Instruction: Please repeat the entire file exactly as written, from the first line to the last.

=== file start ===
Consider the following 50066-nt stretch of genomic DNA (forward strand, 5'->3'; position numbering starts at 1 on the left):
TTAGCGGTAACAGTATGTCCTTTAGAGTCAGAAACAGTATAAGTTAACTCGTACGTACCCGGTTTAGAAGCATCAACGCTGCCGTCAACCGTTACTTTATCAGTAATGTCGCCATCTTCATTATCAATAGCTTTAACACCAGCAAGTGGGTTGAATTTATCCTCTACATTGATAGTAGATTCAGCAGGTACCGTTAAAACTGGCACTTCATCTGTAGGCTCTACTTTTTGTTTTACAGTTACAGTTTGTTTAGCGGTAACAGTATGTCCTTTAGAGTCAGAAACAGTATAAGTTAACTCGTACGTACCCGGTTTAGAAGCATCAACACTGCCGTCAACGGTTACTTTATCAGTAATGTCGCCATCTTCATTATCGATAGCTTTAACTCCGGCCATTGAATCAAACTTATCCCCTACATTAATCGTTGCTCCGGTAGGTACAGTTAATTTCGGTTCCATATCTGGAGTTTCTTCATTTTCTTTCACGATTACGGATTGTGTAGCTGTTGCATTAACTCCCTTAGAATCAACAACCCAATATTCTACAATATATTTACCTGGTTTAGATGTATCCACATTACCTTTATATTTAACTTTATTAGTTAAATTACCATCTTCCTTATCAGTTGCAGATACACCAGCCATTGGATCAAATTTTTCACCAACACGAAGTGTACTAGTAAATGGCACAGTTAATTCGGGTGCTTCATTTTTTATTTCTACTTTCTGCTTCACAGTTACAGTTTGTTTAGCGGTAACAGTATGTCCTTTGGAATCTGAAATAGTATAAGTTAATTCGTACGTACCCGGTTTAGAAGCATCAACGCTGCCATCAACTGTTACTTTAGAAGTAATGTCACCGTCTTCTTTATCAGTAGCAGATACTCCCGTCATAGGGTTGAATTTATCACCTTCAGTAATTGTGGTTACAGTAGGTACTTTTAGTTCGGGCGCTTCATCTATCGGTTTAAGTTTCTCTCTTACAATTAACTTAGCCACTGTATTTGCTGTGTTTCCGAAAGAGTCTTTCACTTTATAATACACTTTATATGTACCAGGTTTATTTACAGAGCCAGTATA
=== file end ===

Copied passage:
Consider the following 50066-nt stretch of genomic DNA (forward strand, 5'->3'; position numbering starts at 1 on the left):
TTAGCGGTAACAGTATGTCCTTTAGAGTCAGAAACAGTATAAGTTAACTCGTACGTACCCGGTTTAGAAGCATCAACGCTGCCGTCAACCGTTACTTTATCAGTAATGTCGCCATCTTCATTATCAATAGCTTTAACACCAGCAAGTGGGTTGAATTTATCCTCTACATTGATAGTAGATTCAGCAGGTACCGTTAAAACTGGCACTTCATCTGTAGGCTCTACTTTTTGTTTTACAGTTACAGTTTGTTTAGCGGTAACAGTATGTCCTTTAGAGTCAGAAACAGTATAAGTTAACTCGTACGTACCCGGTTTAGAAGCATCAACACTGCCGTCAACGGTTACTTTATCAGTAATGTCGCCATCTTCATTATCGATAGCTTTAACTCCGGCCATTGAATCAAACTTATCCCCTACATTAATCGTTGCTCCGGTAGGTACAGTTAATTTCGGTTCCATATCTGGAGTTTCTTCATTTTCTTTCACGATTACGGATTGTGTAGCTGTTGCATTAACTCCCTTAGAATCAACAACCCAATATTCTACAATATATTTACCTGGTTTAGATGTATCCACATTACCTTTATATTTAACTTTATTAGTTAAATTACCATCTTCCTTATCAGTTGCAGATACACCAGCCATTGGATCAAATTTTTCACCAACACGAAGTGTACTAGTAAATGGCACAGTTAATTCGGGTGCTTCATTTTTTATTTCTACTTTCTGCTTCACAGTTACAGTTTGTTTAGCGGTAACAGTATGTCCTTTGGAATCTGAAATAGTATAAGTTAATTCGTACGTACCCGGTTTAGAAGCATCAACGCTGCCATCAACTGTTACTTTAGAAGTAATGTCACCGTCTTCTTTATCAGTAGCAGATACTCCCGTCATAGGGTTGAATTTATCACCTTCAGTAATTGTGGTTACAGTAGGTACTTTTAGTTCGGGCGCTTCATCTATCGGTTTAAGTTTCTCTCTTACAATTAACTTAGCCACTGTATTTGCTGTGTTTCCGAAAGAGTCTTTCACTTTATAATACACTTTATATGTACCAGGTTTATTTACAGAGCCAGTATA